Martin James

Course starting: **February 2011**

Review posted: **December 2011**

M346 is a course written around the operation manual for genstat, a software course for examining Statistical Data. From March til August it is a fairly simple plod clicking on icons on a computer screen to find out how X affect Y. However the work load is light, and although the TMAs are heavy on ink, it is not difficult to score highly.

Oddly in September once revision starts you are not tied to the computer so you can focus on what is going on and the course becomes quite interesting. It is possible to revise 1 unit a night (there are 12) in an hour or so without the computer and things become quite clear.

Beware though the exam without a computer is a bit like a driving test without a car, and you need to plough through pages and pages of second hand computer data. Worse is to come with 25% of marks for an essay.

The course on the whole is interesting (ish), the work load is light, the TMAs are simple but it is not easy to get a good pass in the exam.

Sean Robinson

Course starting: **February 2010**

Review posted: **December 2010**

I would recommend this course to anyone. It is the course for anyone who wants to add the practical statistics tools to their kit. I was initially very apprehensive, the past student reviews particularly spooked me, but in hindsight there was nothing to worry about. I thought they were a bit harsh but it was pointed out to me that the course has been rewritten and this was the first year.

It is not easy, and it still requires almost constant access to the software, but I found it very rewarding.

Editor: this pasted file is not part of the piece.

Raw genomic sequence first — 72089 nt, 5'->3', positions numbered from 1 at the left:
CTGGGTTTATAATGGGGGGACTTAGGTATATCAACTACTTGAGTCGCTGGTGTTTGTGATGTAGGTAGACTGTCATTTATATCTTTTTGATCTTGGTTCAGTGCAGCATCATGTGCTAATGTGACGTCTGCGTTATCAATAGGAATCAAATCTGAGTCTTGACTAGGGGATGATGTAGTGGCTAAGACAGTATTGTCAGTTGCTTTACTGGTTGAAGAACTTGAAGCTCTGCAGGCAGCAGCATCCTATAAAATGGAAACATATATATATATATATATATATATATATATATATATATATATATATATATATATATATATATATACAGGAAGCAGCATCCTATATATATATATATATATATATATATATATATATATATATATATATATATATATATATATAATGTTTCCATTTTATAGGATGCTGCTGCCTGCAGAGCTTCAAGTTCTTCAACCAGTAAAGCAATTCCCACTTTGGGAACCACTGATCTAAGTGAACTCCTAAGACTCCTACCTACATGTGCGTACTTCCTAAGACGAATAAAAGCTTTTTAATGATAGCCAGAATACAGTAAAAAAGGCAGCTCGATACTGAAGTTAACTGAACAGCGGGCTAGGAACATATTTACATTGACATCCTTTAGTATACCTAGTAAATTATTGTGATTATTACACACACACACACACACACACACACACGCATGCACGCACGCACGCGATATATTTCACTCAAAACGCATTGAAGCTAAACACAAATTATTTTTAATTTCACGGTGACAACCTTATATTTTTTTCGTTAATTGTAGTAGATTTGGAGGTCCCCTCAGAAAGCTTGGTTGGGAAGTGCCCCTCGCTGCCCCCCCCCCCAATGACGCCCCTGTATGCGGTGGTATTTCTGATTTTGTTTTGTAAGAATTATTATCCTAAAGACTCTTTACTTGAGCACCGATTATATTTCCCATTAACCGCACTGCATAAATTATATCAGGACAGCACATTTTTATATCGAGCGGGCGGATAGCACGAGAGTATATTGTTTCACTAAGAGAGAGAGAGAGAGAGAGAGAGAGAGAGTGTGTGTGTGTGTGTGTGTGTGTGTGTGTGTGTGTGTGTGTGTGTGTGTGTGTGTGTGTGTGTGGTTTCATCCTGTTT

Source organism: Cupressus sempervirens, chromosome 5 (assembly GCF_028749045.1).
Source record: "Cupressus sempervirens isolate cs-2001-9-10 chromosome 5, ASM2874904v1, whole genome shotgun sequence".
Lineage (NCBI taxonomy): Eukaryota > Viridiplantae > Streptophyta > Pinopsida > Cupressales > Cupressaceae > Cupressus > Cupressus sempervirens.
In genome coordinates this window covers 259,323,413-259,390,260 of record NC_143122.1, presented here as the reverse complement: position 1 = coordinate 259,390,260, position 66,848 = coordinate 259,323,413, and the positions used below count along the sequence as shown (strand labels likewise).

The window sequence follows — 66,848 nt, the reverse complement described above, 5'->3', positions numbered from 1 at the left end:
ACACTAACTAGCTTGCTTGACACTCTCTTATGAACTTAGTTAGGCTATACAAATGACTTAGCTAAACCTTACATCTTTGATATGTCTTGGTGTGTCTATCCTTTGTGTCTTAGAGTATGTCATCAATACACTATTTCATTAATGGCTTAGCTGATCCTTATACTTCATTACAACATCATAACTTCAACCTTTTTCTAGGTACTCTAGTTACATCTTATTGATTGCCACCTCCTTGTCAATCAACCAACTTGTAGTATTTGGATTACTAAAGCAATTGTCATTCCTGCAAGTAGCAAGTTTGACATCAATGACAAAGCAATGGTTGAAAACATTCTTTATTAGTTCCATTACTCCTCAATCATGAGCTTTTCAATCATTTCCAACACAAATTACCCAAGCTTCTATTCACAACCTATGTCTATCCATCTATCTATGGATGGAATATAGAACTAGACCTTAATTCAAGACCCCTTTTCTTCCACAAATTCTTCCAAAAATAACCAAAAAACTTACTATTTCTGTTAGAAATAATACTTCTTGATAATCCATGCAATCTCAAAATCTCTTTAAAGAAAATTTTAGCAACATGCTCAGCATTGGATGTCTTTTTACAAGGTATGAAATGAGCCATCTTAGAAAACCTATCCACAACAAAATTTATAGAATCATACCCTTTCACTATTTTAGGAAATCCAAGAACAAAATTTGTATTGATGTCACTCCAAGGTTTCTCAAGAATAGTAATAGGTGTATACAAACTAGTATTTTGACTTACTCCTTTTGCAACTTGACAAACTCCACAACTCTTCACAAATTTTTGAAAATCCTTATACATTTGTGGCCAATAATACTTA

Course starting: **February 2009**

Review posted: **December 2009**

This course takes work and patience to get through. The course textbook is poorly laid out in comparison to other commercially available statistics books and other OU materials.

In particular (as noted by other reviewers) useful material is contained within the answers to exercises at the back of the book not within the body of the chapter text. This gets frustrating and in the end I resorted to copying relevant sections and constructing a "proxy-textbook" that had all relevant material together in one place.

The course is also an applied course therefore the supporting mathematics is kept to a minimum which I did not like.

The final issue I came across was a lack of past paper answers which made exam preparation difficult but my tutor was extremely helpful in pointing me in the right direction on a number of questions.

The exam contains an essay question which will force you to think across techniques and chapters however the questions are generally split into small 3-5 mark sub-questions so it is not as daunting as first impressions would suggest. Thinking through the past paper essay questions helped to consolidate the course prior to the exam.

Overall I don't regret taking the course but I did find it a bit of a slog!

Course starting: **February 2008**

Review posted: **December 2008**

With course text, software and a computer you can complete this course. Having said that, you do need all three almost all of the time, so it is NOT a very portable course.

You should be prepared to spend your time on the course in front of a computer, working on exercises and examples, and referring back to the course text. Information sometimes appears in the solution to an exercise that has not been mentioned in the preceding text - I found I needed a marker in the chapter I was on and one in the corresponding solutions chapter.

The materials are good (easy to follow) and the software is OK to work with, even for a technophobe.

The exam paper looks a bit daunting, with large chunks of printout for you to interpret, and after a computer-led course it feels a bit strange to complete the exam without one.

Angela Mary Bernadette Lyon

Course starting: **February 2007**